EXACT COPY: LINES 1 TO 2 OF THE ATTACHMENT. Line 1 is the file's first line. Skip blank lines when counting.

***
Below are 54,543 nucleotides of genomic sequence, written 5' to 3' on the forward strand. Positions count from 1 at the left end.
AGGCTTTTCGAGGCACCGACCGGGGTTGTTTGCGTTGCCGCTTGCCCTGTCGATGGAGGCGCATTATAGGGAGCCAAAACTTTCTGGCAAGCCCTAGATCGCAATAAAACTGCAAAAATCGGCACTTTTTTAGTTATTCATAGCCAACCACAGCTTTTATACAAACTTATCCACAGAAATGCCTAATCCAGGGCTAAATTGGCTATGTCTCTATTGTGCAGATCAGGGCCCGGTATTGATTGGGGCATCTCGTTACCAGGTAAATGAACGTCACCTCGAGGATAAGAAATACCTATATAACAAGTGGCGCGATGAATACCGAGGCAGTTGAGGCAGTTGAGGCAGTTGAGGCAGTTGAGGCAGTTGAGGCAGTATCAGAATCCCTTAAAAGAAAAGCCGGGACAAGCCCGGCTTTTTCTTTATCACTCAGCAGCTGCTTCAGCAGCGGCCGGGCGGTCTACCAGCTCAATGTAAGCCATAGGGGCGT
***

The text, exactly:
Below are 54,543 nucleotides of genomic sequence, written 5' to 3' on the forward strand. Positions count from 1 at the left end.
AGGCTTTTCGAGGCACCGACCGGGGTTGTTTGCGTTGCCGCTTGCCCTGTCGATGGAGGCGCATTATAGGGAGCCAAAACTTTCTGGCAAGCCCTAGATCGCAATAAAACTGCAAAAATCGGCACTTTTTTAGTTATTCATAGCCAACCACAGCTTTTATACAAACTTATCCACAGAAATGCCTAATCCAGGGCTAAATTGGCTATGTCTCTATTGTGCAGATCAGGGCCCGGTATTGATTGGGGCATCTCGTTACCAGGTAAATGAACGTCACCTCGAGGATAAGAAATACCTATATAACAAGTGGCGCGATGAATACCGAGGCAGTTGAGGCAGTTGAGGCAGTTGAGGCAGTTGAGGCAGTTGAGGCAGTATCAGAATCCCTTAAAAGAAAAGCCGGGACAAGCCCGGCTTTTTCTTTATCACTCAGCAGCTGCTTCAGCAGCGGCCGGGCGGTCTACCAGCTCAATGTAAGCCATAGGGGCGT